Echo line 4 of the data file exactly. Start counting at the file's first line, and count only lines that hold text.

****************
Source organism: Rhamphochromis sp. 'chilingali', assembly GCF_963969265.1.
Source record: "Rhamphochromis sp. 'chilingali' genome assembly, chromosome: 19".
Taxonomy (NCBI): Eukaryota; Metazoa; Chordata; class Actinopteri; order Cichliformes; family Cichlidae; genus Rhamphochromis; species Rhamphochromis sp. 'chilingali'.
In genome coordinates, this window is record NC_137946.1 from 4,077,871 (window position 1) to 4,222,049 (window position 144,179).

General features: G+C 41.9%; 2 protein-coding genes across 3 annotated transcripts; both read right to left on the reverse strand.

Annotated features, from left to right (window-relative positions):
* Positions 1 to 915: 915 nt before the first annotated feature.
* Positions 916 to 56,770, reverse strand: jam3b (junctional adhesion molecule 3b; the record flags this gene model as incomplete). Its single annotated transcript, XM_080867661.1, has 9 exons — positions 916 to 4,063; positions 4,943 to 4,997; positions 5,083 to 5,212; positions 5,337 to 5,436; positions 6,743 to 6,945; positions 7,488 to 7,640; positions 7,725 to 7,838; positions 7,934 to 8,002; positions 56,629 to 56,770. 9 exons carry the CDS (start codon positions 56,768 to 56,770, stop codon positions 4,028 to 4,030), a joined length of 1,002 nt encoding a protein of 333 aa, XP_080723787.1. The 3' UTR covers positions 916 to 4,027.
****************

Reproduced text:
In genome coordinates, this window is record NC_137946.1 from 4,077,871 (window position 1) to 4,222,049 (window position 144,179).